1911 Encyclopædia Britannica/Brescia
BRESCIA (anc. Brixia), a city and episcopal see of Lombardy, Italy, the capital of the province of Brescia, finely situated at the foot of the Alps, 52 m. E. of Milan and 40 m. W. of Verona by rail. Pop. (1901) town, 42,495; commune, 72,731. The plan of the city is rectangular, and the streets intersect at right angles, a peculiarity handed down from Roman times, though the area enclosed by the medieval walls is larger than that of the Roman town, which occupied the eastern portion of the present one. The Piazza del Museo marks the site of the forum, and the museum on its north side is ensconced in a Corinthian temple with three cellae, by some attributed to Hercules, but more probably the Capitolium of the city, erected by Vespasian in A.D. 73 (if the inscription really belongs to the building; cf. Th. Mommsen in Corp. Inscrip. Lat. v. No. 4312, Berlin, 1872), and excavated in 1823. It contains a famous bronze statue of Victory, found in 1826. Scanty remains of a building on the south side of the forum, called the curia, but which may be a basilica, and of the theatre, on the east of the temple, still exist.
Brescia contains many interesting medieval buildings. The castle, at the north-east angle of the town, commands a fine view. It is now a military prison. The old cathedral is a round domed structure of the 10th (?) century erected over an early Christian basilica, which has forty-two ancient columns; and the Broletto, adjoining the new cathedral (a building of 1604) on the north, is a massive building of the 12th and 13th centuries (the original town hall, now the prefecture and law courts), with a lofty tower. There are also remains of the convent of S. Salvatore, founded by Desiderius, king of Lombardy, including three churches, two of which now contain the fine medieval museum, which possesses good ivories. The church of S. Francesco has a Gothic façade and cloisters. There are also some good Renaissance palaces and other buildings, including the Municipio, begun in 1492 and completed by Jacopo Sansovino in 1554-1574. This is a magnificent structure, with fine ornamentation. The church of S. Maria dei Miracoli (1488-1523) is also noteworthy for its general effect and for the richness of its details, especially of the reliefs on the façade. Many other churches, and the picture gallery (Galleria Martinengo), contain fine works of the painters of the Brescian school, Alessandro Bonvicino (generally known as Moretto), Girolamo Romanino and Moretto's pupil, Giovanni Battista Moroni. The Biblioteca Queriniana contains early MSS., a 14th-century MS. of Dante, &c., and some rare incunabula. The city is well supplied with water, and has no less than seventy-two public fountains. Brescia has considerable factories of iron ware, particularly fire-arms and weapons (one of the government small arms factories being situated here), also of woollens, linens and silks, matches, candles, &c. The stone quarries of Mazzano, 8 m. east of Brescia, supplied material for the monument to Victor Emmanuel II. and other buildings in Rome. Brescia is situated on the main railway line between Milan and Verona, and has branch railways to Iseo, Parma, Cremona and (via Rovato) to Bergamo, and steam tramways to Mantua, Soncino, Ponte Toscolano and Cardone Valtrompia.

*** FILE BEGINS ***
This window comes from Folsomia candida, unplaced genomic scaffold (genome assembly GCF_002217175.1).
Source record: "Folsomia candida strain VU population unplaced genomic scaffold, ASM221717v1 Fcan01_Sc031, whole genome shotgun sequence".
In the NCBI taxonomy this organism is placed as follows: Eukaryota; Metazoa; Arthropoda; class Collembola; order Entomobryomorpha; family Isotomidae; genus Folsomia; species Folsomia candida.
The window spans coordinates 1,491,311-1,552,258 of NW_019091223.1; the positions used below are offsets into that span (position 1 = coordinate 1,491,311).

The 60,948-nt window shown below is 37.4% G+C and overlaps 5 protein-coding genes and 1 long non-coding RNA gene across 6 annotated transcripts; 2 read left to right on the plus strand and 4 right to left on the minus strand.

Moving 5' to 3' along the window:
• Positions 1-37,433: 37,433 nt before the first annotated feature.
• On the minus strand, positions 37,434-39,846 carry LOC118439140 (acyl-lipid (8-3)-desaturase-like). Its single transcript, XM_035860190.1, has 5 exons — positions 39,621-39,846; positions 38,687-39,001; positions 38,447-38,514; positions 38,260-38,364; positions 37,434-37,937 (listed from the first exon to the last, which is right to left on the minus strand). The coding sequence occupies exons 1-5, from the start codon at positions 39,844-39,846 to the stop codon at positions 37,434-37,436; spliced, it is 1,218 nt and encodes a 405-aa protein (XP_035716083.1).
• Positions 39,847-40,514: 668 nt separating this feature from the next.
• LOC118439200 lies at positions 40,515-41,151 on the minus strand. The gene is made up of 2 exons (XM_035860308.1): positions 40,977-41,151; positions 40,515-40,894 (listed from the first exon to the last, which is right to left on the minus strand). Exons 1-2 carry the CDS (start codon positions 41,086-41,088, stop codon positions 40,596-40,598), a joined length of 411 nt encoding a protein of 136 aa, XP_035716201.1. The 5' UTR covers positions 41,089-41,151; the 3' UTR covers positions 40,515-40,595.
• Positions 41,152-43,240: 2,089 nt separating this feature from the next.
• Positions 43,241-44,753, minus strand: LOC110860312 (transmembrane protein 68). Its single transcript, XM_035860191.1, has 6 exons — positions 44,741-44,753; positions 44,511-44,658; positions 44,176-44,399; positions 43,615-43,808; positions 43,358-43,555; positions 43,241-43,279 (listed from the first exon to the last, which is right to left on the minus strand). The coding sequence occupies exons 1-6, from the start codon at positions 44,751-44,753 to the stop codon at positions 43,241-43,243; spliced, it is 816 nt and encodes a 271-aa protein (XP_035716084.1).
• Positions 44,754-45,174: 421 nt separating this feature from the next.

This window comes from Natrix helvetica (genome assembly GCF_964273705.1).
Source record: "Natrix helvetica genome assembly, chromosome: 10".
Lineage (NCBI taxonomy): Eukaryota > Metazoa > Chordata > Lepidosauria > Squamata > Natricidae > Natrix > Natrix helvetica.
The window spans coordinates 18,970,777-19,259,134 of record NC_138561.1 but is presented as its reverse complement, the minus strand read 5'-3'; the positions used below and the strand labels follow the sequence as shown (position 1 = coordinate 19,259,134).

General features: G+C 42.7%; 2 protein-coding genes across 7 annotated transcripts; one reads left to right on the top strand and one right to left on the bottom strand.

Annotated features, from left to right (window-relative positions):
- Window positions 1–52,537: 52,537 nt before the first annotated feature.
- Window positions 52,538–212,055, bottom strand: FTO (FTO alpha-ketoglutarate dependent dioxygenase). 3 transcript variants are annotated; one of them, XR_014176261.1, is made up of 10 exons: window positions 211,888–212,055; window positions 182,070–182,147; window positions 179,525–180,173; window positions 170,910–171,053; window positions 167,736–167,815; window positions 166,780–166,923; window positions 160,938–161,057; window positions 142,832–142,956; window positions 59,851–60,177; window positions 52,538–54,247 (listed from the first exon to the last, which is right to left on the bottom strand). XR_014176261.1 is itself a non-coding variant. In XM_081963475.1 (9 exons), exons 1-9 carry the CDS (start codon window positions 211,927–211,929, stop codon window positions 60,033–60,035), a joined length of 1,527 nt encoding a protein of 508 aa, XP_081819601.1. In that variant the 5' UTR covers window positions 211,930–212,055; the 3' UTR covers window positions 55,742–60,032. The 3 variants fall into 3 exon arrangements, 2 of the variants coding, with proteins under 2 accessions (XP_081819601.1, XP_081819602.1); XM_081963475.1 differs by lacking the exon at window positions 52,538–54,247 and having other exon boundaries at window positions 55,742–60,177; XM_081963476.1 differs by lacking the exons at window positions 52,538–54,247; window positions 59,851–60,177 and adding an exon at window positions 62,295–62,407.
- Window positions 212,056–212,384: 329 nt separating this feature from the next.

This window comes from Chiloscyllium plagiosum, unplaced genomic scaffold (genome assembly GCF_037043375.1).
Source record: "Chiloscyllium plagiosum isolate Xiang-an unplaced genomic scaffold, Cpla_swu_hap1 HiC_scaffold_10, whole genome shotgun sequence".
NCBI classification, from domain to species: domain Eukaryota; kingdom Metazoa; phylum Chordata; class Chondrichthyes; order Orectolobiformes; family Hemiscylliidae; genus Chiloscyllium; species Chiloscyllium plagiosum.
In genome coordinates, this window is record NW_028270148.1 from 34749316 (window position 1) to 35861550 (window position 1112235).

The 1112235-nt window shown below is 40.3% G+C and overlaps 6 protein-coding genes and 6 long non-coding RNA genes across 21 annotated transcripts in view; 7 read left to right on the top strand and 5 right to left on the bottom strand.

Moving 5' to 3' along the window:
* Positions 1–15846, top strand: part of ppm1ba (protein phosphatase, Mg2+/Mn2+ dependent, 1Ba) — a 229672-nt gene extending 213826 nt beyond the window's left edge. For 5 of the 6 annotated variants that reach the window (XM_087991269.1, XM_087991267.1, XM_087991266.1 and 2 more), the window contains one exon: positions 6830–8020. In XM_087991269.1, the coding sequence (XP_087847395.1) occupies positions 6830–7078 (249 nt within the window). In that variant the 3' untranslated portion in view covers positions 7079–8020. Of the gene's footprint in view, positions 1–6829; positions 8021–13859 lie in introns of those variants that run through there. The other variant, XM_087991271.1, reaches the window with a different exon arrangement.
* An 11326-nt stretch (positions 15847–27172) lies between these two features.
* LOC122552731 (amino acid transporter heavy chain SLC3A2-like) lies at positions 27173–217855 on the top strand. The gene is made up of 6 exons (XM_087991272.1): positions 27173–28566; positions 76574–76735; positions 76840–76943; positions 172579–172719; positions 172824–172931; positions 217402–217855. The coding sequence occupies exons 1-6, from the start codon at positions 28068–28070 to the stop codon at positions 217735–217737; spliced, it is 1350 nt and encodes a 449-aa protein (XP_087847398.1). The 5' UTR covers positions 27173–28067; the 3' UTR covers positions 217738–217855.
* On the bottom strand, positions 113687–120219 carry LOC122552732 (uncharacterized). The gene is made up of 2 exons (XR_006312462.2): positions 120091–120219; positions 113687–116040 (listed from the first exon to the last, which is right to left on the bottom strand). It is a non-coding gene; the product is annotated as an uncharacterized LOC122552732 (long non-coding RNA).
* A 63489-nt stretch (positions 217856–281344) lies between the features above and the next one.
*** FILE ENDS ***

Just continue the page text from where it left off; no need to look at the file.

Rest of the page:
The ancient Celtic Brixia, a town of the Cenomani, became Roman in 225 B.C., when the Cenomani submitted to Rome. Augustus founded a civil (not a military) colony here in 27 B.C., and he and Tiberius constructed an aqueduct to supply it. In 452 it was plundered by Attila, but was the seat of a duchy in the Lombard period. From 1167 it was one of the most active members of the Lombard League. In 1258 it fell into the hands of Eccelino of Verona, and belonged to the Scaligers (della Scala) until 1421, when it came under the Visconti of Milan, and in 1426 under Venice. Early in the 16th century it was one of the wealthiest cities of Lombardy, but has never recovered from its sack by the French under Gaston de Foix in 1512. It belonged to Venice until 1797, when it came under Austrian dominion; it revolted in 1848, and again in 1849, being the only Lombard town to rally to Charles Albert in the latter year, but was taken after ten days' obstinate street fighting by the Austrians under Haynau.